From my experience over the last 12 months, administrators of Romanian companies have become increasingly aware of their potential personal liability if for any reason the company of which they are an administrator fails and ceases to trade. For foreign administrators this has caused considerable concern, especially as they may have not fully understood their obligations and the risks at the time they were appointed. This short article is intended to try and explain some of the issues which we have been asked to advise upon. It is a repeat of points made in previous articles but does not lose effect by being repeated especially as the economic climate in Romania and worldwide is causing a reduction of business activity and more and more companies are having to review their viability to continue trading.
For administrators, the liabilities of the Administrators and the officers arise when they fail to open the insolvency proceedings, or they allow the company to trade whilst insolvent. If the insolvency proceedings are not opened when they should be then there is potentially both criminal and civil liability.
The criminal liability arises under the provisions of article 240 of the Romanian Penal Code. The failure or late introduction, by the insolvent company or the legal representative of the company to apply for the opening of the insolvency proceedings within a period exceeding more than 6 months from the occurrence of the act of insolvency is punishable by imprisonment of three months to one year or a fine. It should be noted that there is a period of six months where the liability can be cured. There is also the civil liability, which is the obligation of administrator to make good the damages caused by hiding the state of insolvency. One must be careful about definitions at this point. Under Romanian law an insolvent company is one which cannot pay it’s debts as and when they become due.
There is also a liability on the administrator and others which arise apart from failure to file for the insolvency proceedings. One question that is often asked is are the administrators and others personally liable for their actions as administrators; are they liable for corporate pre-insolvency or pre-reorganization actions and can they be subject to sanctions for other reasons?
Administrators need to be aware that there can be a personal liability for wrongful acts committed before the proceedings are opened. They can be personally liable if they have committed one of the following acts if it resulted in the insolvency of the company.
These acts, which give rise to personal liability are, i) if the administrators used the goods or credits of the company for their own benefit or for that of another person, ii) if they carried out the activities of the company in their personal interest using as cover the company, iii) if they allowed the continuation of the activity of the company for their personal benefit that led to the company ceasing to make payments., iv) they kept fictitious accounts, or caused accounts to be prepared in such a way that they did not comply with the normal accounting rules, v) if the administrator fails to deliver the accounting documents to the judicial administrator or the judicial liquidator, both the fault and the link between the deed and the damage are presumed, vi) the presumption being relative; they have misappropriated or concealed a part of the company’s assets or have fictitiously increased the company’s liabilities; vii) they obtained loans by false accounting to delay that date when the company would no longer be able to make payments, viii) in the period before the failure of the company they paid some creditors in preference to others, or ix) they committed acts intentionally that contributed to company’s insolvency as ascertained according to the provisions the law. If any of these are proved against an administrator, then they will be obliged to pay the debts entered in the table of receivables of the company.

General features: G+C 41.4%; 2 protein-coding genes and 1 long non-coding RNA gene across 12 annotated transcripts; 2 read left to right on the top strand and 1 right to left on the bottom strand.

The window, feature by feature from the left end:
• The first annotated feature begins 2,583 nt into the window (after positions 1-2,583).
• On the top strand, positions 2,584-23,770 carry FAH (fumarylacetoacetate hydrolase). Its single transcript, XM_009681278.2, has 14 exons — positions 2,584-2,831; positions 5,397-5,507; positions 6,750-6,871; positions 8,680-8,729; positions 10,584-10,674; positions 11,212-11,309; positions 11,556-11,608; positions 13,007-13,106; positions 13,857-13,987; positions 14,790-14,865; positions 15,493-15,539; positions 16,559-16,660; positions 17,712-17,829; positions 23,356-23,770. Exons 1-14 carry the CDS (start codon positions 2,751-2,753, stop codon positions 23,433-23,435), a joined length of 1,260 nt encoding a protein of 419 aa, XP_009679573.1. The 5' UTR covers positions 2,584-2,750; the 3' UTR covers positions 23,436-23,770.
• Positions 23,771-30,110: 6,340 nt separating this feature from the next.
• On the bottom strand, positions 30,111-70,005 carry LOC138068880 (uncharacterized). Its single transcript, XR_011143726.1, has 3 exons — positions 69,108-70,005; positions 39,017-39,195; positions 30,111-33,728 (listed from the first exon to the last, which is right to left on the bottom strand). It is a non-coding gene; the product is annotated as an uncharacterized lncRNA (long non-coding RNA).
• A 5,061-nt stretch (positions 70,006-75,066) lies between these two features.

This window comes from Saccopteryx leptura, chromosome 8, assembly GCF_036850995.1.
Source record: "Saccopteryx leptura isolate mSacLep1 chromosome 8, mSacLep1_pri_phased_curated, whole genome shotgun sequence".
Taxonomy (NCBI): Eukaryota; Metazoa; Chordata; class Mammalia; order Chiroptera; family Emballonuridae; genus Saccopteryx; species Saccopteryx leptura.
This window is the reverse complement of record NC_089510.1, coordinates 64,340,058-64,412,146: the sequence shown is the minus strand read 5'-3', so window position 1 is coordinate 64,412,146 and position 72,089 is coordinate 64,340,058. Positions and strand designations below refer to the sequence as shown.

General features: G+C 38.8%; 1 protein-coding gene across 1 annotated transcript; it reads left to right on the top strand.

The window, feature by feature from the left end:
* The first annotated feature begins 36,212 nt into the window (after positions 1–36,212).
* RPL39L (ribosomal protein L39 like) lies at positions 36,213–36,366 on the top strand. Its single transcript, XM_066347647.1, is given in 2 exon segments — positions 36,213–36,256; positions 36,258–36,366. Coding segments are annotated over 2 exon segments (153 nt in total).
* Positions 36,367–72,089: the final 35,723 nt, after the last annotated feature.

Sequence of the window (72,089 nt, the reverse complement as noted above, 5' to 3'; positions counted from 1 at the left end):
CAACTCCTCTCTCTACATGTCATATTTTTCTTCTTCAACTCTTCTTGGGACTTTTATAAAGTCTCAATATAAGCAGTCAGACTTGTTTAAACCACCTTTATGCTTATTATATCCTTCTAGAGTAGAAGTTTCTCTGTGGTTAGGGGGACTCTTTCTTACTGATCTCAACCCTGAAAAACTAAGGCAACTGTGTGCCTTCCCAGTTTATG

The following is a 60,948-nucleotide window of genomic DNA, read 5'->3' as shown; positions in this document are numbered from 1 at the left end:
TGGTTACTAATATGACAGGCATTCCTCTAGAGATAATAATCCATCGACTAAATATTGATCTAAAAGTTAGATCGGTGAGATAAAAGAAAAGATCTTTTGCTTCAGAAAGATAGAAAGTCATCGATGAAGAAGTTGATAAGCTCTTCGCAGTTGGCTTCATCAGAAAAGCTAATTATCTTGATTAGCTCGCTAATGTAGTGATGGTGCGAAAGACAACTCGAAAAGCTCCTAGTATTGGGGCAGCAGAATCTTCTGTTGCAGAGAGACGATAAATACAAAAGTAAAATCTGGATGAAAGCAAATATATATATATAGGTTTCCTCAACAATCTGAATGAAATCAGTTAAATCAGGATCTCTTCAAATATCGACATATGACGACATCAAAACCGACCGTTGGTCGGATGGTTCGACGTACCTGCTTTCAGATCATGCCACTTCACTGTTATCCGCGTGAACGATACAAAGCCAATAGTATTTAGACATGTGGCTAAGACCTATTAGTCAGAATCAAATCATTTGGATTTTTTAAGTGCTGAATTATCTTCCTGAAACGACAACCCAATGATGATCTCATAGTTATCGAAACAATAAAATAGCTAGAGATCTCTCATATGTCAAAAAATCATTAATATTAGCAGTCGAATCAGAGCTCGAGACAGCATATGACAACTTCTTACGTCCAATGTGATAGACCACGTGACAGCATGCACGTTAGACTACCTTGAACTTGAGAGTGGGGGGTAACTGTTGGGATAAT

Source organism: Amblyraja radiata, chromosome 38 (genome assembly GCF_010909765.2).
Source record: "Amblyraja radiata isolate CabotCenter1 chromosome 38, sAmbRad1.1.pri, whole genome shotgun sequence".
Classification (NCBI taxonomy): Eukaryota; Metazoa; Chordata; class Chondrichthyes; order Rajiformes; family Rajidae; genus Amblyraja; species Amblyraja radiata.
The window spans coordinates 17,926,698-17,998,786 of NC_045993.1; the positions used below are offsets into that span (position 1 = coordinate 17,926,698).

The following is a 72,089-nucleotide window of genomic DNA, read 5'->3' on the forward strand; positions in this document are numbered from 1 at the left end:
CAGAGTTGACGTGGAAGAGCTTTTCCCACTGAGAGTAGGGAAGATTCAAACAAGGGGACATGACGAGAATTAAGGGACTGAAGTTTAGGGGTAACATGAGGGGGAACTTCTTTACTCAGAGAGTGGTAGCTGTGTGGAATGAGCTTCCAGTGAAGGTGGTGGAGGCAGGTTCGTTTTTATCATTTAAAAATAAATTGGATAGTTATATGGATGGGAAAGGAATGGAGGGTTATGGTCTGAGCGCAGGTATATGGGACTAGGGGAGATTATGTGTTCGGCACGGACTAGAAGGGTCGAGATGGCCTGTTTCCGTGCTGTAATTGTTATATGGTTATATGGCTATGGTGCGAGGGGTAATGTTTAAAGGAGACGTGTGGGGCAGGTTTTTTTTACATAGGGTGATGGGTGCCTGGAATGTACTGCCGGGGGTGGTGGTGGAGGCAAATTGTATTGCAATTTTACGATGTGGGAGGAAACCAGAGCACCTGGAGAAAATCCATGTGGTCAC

It must be borne in mind that for an Administrators’ liability to arise the alleged offences must be proved. There is no automatic presumption of fraud when the insolvency procedure is opened. The alleged wrongdoing must be proved and accepted by the authorities. Thus, whilst an act of incompetence is one thing it is not necessarily a criminal offence or give rise to a civil liability.
The administrators position also changes from the date of opening the insolvency procedure. From that date the shareholders will appoint a special administrator, who will run the company’s activity during the insolvency or reorganization. The creditors do not have the right to manage the debtor’s activity but may require the debtor to perform certain actions through the decision of the creditors’ committee. If, considering a motivated request, the court decides to suspend the debtor’s right to manage its business the judicial administrator will manage the business under the supervision of the judge.
Whilst the putting of a company into insolvency or entering judicial administration can be a difficult time for all concerned, provided the administrators have during the time of their appointment run the company in a proper manner and have not committed any of the acts referred to above then the administrators should be comfortable in their position. Difficult questions maybe asked buy provided the company was run correctly any questions of personal liability should not apply.